Good Day Sunshine: Vitamin D In Smart Doses Helps Avert Many Problems – Hartford Courant
The sun’s out, so go out and play.
If you’re like me, you probably heard this admonishment more than once from your mother or a friend’s mom while growing up. Yet despite how annoying the advice may have seemed when a favorite television show felt like a better option, health experts are moving ever closer to agreement that it’s among the best pieces of advice any of us will get.
The benefits of exercise and fresh air aside, what we often fail to appreciate while outdoors is simply the sunlight — that life-sustaining energy that bestows a myriad of biochemical perks on us and the absence of which is extraordinarily bad for our health.
For reasons best understood by the biochemists and endocrinologists, the ultraviolet energy in sunlight converts a cholesterol-related compound found in the skin to vitamin D. A little more jiggering by native enzymes and some magic performed in the liver and kidneys and you get a bioactive hormone that regulates an array of biological functions ranging from bone formation to cell communication throughout the body.
Now, after years of telling us that too much sunlight is the enemy that leads to wrinkles and skin cancer, many scientists are adopting a more balanced position on sunlight. Evidence is growing that the right amount of vitamin D, derived from sunlight and diet, may play a role in preventing many ailments — including childhood asthma, some cancers, diabetes, autism and autoimmune disorders such as multiple sclerosis (MS) — or in reducing their severity. It also protects against acute respiratory tract infections that can trigger asthma attacks, particularly in children.
A recent study published in The Journal of Allergy and Clinical Immunology found that giving pregnant women supplements containing vitamin D3 boosted the immune system of newborns, protecting them from infections that could trigger asthma-related breathing problems.
The National MS Society cites research that suggests reduced levels of vitamin D in the blood are “a risk factor” for developing MS, a disease in which myelin, a fat-like insulation surrounding nerve fibers, is stripped away by the body’s own immune system, disrupting the signaling abilities of nerve cells. Researchers in Boston and Denmark have found that low levels of vitamin D in the blood of newborns raise the risk that they will develop MS later in life.
The connection between low levels of vitamin D and human diseases was noticed in the first decades of the 20th century, as doctors pondered the cause of rickets, a softening of bones among children that led to skeletal deformities. Although the disease was rampant among children of industrial workers in Scotland in the 17th century and among children of immigrants in the United States in the 19th and early 20th centuries, the connection to sunlight and food rich in vitamin D didn’t gel until 1918, when a researcher discovered that cod liver oil prevented rickets in puppies.
A short time later, cod liver oil, which is a good source of vitamin D, was given to children to treat and prevent the disease.
As studies showing an association between vitamin D and better health have reached the public, sales of vitamin D supplements have climbed. In a five-year study (2009-2014) of vitamin D levels among residents of greater Danbury led by Dr. Joseph Belsky, an endocrinologist at Danbury Hospital and clinical professor of medicine at Yale University School of Medicine, it was noted that spending on vitamin D supplements, which had reached $40 million in 2001, ballooned tenfold to $425 million in 2009. Spending on vitamin D supplements nationwide reached roughly $750 million by 2014.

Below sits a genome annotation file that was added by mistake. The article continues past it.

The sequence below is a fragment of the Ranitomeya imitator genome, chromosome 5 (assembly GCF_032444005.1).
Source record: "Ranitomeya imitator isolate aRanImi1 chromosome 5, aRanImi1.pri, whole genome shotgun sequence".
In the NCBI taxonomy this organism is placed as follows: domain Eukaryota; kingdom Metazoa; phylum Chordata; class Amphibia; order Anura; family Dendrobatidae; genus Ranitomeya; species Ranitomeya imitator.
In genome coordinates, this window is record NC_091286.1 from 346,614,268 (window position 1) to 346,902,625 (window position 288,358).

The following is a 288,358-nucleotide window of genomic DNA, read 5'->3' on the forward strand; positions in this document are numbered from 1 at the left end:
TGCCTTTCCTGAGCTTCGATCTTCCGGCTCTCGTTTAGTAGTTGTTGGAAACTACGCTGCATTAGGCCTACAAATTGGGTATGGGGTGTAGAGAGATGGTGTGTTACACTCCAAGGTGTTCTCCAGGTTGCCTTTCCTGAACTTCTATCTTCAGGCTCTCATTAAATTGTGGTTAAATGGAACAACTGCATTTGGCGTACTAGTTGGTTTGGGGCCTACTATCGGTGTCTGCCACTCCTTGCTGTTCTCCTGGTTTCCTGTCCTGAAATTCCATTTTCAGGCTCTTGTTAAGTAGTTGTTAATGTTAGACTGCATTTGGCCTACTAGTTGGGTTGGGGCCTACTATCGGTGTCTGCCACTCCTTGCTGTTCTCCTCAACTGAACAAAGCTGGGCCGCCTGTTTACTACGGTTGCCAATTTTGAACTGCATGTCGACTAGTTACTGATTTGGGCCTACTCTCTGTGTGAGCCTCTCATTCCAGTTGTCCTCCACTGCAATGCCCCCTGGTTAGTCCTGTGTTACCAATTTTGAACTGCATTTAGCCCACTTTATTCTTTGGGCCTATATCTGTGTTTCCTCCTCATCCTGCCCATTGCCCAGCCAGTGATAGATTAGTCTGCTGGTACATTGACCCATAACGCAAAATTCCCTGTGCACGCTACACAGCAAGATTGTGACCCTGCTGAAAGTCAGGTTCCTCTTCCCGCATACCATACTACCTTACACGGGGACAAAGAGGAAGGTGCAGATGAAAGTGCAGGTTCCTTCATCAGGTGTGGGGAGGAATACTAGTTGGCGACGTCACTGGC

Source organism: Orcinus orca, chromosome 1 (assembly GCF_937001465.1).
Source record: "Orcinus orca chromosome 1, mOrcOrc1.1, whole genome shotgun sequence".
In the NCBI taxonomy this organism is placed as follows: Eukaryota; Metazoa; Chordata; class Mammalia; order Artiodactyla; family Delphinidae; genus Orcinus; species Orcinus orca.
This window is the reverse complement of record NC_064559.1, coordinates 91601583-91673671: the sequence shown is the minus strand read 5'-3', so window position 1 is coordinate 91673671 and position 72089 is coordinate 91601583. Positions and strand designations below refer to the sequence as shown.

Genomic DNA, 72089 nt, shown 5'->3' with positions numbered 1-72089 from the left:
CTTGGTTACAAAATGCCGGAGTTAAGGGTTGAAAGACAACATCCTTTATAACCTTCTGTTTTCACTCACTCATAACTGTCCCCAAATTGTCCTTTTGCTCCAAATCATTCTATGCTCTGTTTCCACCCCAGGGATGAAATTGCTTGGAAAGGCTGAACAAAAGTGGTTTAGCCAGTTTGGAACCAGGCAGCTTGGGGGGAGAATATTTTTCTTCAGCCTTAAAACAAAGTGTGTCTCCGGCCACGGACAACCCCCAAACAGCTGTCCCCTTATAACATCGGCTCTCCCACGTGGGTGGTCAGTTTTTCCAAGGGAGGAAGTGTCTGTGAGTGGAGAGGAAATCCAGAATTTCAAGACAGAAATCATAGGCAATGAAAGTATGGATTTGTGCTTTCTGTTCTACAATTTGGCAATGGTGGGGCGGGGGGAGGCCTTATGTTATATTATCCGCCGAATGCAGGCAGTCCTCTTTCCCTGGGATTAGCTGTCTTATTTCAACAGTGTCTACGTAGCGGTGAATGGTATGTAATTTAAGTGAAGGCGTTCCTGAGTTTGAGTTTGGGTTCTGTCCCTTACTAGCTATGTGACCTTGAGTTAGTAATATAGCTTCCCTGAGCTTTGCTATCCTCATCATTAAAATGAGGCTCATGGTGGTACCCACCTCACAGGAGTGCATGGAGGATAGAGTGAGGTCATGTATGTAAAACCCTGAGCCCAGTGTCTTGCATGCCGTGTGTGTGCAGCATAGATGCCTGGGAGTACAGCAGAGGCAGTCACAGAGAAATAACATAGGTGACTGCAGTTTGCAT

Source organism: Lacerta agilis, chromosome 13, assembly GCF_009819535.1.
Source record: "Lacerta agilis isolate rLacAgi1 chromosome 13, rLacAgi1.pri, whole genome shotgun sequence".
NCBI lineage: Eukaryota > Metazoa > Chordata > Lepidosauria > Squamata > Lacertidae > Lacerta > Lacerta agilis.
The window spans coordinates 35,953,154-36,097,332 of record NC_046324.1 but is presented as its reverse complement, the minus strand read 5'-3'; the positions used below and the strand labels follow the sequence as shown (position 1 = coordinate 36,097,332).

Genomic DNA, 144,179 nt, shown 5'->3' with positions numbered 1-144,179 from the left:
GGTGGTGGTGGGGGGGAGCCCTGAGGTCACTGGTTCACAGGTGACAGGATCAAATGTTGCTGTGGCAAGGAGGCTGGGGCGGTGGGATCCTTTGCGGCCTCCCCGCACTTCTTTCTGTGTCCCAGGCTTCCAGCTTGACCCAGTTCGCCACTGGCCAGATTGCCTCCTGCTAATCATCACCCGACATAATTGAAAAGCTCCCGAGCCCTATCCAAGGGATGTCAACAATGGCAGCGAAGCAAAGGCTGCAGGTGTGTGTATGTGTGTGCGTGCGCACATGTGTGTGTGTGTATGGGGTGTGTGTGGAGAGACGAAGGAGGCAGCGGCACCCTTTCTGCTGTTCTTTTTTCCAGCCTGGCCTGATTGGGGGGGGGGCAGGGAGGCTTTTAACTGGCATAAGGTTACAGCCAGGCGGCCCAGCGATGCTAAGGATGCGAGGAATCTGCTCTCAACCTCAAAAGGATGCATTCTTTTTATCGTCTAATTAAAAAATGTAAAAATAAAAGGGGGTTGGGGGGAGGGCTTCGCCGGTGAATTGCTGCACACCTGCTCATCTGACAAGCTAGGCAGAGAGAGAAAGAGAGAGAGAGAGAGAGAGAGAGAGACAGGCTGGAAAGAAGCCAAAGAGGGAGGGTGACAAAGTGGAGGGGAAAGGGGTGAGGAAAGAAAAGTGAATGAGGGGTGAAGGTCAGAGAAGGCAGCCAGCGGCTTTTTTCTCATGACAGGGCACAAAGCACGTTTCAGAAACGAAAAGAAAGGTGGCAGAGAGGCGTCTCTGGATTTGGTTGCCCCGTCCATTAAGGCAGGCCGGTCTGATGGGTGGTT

There’s been “kind of a vitamin D craze in the last decade,” Belsky said.
He noted that the position of the National Institutes of Health and the Endocrine Society has been that no evidence shows that taking vitamin D is helpful. “At the same time there is article after article after article matching low vitamin D with cancer, multiple sclerosis, but falling short of saying [it’s the] cause.”
It seems that patients and doctors who are up on the most recent studies about the potential benefits of vitamin D are hedging their bets by having their blood levels checked and taking supplements if necessary.
“I’m pro vitamin D,” Belsky added, noting its benefits for healthy bones, muscles and “overall general health.”
Groups at risk of vitamin D deficiency include breast-fed infants, older adults, people with limited sun exposure, people with dark skin (the pigment melanin reduces the skin’s ability to produce vitamin D from sunlight), people with inflammatory bowel disease, which blocks fat absorption; obesity, which traps the vitamin, and people who have had gastric bypass surgery. Use of sunscreen — the stuff that in another annoying moment our moms slathered on our skin to reduce the risk of sunburn after we had been sent outside to play — also is considered a culprit in the widespread vitamin D deficiency.
The National Academy of Medicine estimates that roughly 50 percent of the general population lives with vitamin D levels well below the level that the Endocrine Society considers sufficient to maintain health.
So as the sun slides lower in the sky as we approach the fall and winter seasons, remember the advice that even dermatologists endorse these days: Get out in the sun for 20 minutes a day without sunscreen. And if that’s not possible, consider adding an extra bowl of fortified cereal or a vitamin D3 supplement (this is the one recommended by most experts) to your daily routine. Your body may thank you.